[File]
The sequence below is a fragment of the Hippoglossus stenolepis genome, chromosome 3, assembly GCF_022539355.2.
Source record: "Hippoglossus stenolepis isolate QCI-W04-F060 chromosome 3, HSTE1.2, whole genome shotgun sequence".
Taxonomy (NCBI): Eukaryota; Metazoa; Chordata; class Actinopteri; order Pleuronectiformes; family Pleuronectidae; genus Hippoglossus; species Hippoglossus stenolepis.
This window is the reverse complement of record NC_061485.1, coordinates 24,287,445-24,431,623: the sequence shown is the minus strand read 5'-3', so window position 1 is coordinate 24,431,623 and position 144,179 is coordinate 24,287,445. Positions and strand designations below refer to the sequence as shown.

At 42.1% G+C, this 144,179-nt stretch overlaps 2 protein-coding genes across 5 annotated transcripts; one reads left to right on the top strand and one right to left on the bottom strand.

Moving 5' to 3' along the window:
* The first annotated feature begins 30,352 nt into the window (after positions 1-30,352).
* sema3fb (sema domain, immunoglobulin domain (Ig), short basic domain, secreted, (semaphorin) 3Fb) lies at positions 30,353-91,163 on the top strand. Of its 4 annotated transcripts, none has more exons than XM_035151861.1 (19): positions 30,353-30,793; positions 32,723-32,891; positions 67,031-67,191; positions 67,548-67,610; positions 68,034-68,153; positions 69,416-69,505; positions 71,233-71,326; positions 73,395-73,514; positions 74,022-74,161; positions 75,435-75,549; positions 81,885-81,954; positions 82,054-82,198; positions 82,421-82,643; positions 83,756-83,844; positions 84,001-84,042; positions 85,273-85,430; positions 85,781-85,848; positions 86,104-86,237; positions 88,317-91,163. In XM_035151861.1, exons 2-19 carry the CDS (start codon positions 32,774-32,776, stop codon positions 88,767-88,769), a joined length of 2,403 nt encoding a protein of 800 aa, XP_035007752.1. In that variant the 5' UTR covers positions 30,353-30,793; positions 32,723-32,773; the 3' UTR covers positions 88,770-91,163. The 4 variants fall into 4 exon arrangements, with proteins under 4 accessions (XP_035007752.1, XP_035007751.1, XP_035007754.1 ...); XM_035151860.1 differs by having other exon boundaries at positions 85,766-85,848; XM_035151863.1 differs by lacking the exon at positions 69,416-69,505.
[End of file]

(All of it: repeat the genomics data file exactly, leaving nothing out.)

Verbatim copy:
The sequence below is a fragment of the Hippoglossus stenolepis genome, chromosome 3, assembly GCF_022539355.2.
Source record: "Hippoglossus stenolepis isolate QCI-W04-F060 chromosome 3, HSTE1.2, whole genome shotgun sequence".
Taxonomy (NCBI): Eukaryota; Metazoa; Chordata; class Actinopteri; order Pleuronectiformes; family Pleuronectidae; genus Hippoglossus; species Hippoglossus stenolepis.
This window is the reverse complement of record NC_061485.1, coordinates 24,287,445-24,431,623: the sequence shown is the minus strand read 5'-3', so window position 1 is coordinate 24,431,623 and position 144,179 is coordinate 24,287,445. Positions and strand designations below refer to the sequence as shown.

At 42.1% G+C, this 144,179-nt stretch overlaps 2 protein-coding genes across 5 annotated transcripts; one reads left to right on the top strand and one right to left on the bottom strand.

Moving 5' to 3' along the window:
* The first annotated feature begins 30,352 nt into the window (after positions 1-30,352).
* sema3fb (sema domain, immunoglobulin domain (Ig), short basic domain, secreted, (semaphorin) 3Fb) lies at positions 30,353-91,163 on the top strand. Of its 4 annotated transcripts, none has more exons than XM_035151861.1 (19): positions 30,353-30,793; positions 32,723-32,891; positions 67,031-67,191; positions 67,548-67,610; positions 68,034-68,153; positions 69,416-69,505; positions 71,233-71,326; positions 73,395-73,514; positions 74,022-74,161; positions 75,435-75,549; positions 81,885-81,954; positions 82,054-82,198; positions 82,421-82,643; positions 83,756-83,844; positions 84,001-84,042; positions 85,273-85,430; positions 85,781-85,848; positions 86,104-86,237; positions 88,317-91,163. In XM_035151861.1, exons 2-19 carry the CDS (start codon positions 32,774-32,776, stop codon positions 88,767-88,769), a joined length of 2,403 nt encoding a protein of 800 aa, XP_035007752.1. In that variant the 5' UTR covers positions 30,353-30,793; positions 32,723-32,773; the 3' UTR covers positions 88,770-91,163. The 4 variants fall into 4 exon arrangements, with proteins under 4 accessions (XP_035007752.1, XP_035007751.1, XP_035007754.1 ...); XM_035151860.1 differs by having other exon boundaries at positions 85,766-85,848; XM_035151863.1 differs by lacking the exon at positions 69,416-69,505.